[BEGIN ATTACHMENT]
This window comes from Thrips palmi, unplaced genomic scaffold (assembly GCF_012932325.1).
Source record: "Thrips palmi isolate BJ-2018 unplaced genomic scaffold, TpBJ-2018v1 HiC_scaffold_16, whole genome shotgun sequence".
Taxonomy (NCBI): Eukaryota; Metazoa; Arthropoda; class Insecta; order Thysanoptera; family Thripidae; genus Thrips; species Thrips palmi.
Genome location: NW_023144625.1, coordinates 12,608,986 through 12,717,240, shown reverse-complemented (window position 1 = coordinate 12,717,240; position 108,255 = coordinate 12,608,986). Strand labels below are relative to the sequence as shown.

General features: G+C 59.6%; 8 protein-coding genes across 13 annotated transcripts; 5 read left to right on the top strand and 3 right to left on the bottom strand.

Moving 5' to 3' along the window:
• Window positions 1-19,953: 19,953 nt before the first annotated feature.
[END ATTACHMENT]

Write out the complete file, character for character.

This window comes from Thrips palmi, unplaced genomic scaffold (assembly GCF_012932325.1).
Source record: "Thrips palmi isolate BJ-2018 unplaced genomic scaffold, TpBJ-2018v1 HiC_scaffold_16, whole genome shotgun sequence".
Taxonomy (NCBI): Eukaryota; Metazoa; Arthropoda; class Insecta; order Thysanoptera; family Thripidae; genus Thrips; species Thrips palmi.
Genome location: NW_023144625.1, coordinates 12,608,986 through 12,717,240, shown reverse-complemented (window position 1 = coordinate 12,717,240; position 108,255 = coordinate 12,608,986). Strand labels below are relative to the sequence as shown.

General features: G+C 59.6%; 8 protein-coding genes across 13 annotated transcripts; 5 read left to right on the top strand and 3 right to left on the bottom strand.

Moving 5' to 3' along the window:
• Window positions 1-19,953: 19,953 nt before the first annotated feature.